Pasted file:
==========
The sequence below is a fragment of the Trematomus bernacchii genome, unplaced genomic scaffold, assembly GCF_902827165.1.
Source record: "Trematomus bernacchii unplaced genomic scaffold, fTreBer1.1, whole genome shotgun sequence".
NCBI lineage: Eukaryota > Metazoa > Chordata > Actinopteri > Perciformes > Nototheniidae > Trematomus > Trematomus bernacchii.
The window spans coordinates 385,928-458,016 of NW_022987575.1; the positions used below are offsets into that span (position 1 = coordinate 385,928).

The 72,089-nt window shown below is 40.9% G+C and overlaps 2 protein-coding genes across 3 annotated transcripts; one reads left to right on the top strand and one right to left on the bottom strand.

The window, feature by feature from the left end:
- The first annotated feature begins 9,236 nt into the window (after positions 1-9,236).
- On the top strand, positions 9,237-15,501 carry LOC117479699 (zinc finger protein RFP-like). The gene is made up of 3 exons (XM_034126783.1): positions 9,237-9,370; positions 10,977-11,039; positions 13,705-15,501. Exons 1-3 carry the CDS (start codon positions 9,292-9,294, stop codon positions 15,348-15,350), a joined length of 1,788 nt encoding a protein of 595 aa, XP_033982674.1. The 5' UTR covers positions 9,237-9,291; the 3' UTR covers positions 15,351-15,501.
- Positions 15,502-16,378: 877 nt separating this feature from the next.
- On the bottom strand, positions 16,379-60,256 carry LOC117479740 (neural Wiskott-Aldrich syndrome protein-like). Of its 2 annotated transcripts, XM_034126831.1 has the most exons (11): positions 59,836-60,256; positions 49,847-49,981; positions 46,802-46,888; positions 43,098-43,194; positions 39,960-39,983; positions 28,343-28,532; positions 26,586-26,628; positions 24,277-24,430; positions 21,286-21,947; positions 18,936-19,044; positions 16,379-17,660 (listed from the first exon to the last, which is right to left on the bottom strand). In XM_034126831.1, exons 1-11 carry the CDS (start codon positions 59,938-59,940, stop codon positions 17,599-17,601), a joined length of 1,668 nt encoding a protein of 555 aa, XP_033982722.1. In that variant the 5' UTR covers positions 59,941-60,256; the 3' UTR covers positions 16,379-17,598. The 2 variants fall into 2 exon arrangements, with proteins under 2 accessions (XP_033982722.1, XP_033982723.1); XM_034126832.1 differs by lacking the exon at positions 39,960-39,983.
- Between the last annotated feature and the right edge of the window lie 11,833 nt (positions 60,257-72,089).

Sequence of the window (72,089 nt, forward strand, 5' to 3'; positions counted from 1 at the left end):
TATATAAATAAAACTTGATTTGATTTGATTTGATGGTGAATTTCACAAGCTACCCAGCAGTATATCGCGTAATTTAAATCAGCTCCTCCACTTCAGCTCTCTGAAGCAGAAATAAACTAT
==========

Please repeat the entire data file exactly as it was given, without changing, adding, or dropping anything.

The sequence below is a fragment of the Trematomus bernacchii genome, unplaced genomic scaffold, assembly GCF_902827165.1.
Source record: "Trematomus bernacchii unplaced genomic scaffold, fTreBer1.1, whole genome shotgun sequence".
NCBI lineage: Eukaryota > Metazoa > Chordata > Actinopteri > Perciformes > Nototheniidae > Trematomus > Trematomus bernacchii.
The window spans coordinates 385,928-458,016 of NW_022987575.1; the positions used below are offsets into that span (position 1 = coordinate 385,928).

The 72,089-nt window shown below is 40.9% G+C and overlaps 2 protein-coding genes across 3 annotated transcripts; one reads left to right on the top strand and one right to left on the bottom strand.

The window, feature by feature from the left end:
- The first annotated feature begins 9,236 nt into the window (after positions 1-9,236).
- On the top strand, positions 9,237-15,501 carry LOC117479699 (zinc finger protein RFP-like). The gene is made up of 3 exons (XM_034126783.1): positions 9,237-9,370; positions 10,977-11,039; positions 13,705-15,501. Exons 1-3 carry the CDS (start codon positions 9,292-9,294, stop codon positions 15,348-15,350), a joined length of 1,788 nt encoding a protein of 595 aa, XP_033982674.1. The 5' UTR covers positions 9,237-9,291; the 3' UTR covers positions 15,351-15,501.
- Positions 15,502-16,378: 877 nt separating this feature from the next.
- On the bottom strand, positions 16,379-60,256 carry LOC117479740 (neural Wiskott-Aldrich syndrome protein-like). Of its 2 annotated transcripts, XM_034126831.1 has the most exons (11): positions 59,836-60,256; positions 49,847-49,981; positions 46,802-46,888; positions 43,098-43,194; positions 39,960-39,983; positions 28,343-28,532; positions 26,586-26,628; positions 24,277-24,430; positions 21,286-21,947; positions 18,936-19,044; positions 16,379-17,660 (listed from the first exon to the last, which is right to left on the bottom strand). In XM_034126831.1, exons 1-11 carry the CDS (start codon positions 59,938-59,940, stop codon positions 17,599-17,601), a joined length of 1,668 nt encoding a protein of 555 aa, XP_033982722.1. In that variant the 5' UTR covers positions 59,941-60,256; the 3' UTR covers positions 16,379-17,598. The 2 variants fall into 2 exon arrangements, with proteins under 2 accessions (XP_033982722.1, XP_033982723.1); XM_034126832.1 differs by lacking the exon at positions 39,960-39,983.
- Between the last annotated feature and the right edge of the window lie 11,833 nt (positions 60,257-72,089).

Sequence of the window (72,089 nt, forward strand, 5' to 3'; positions counted from 1 at the left end):
TATATAAATAAAACTTGATTTGATTTGATTTGATGGTGAATTTCACAAGCTACCCAGCAGTATATCGCGTAATTTAAATCAGCTCCTCCACTTCAGCTCTCTGAAGCAGAAATAAACTAT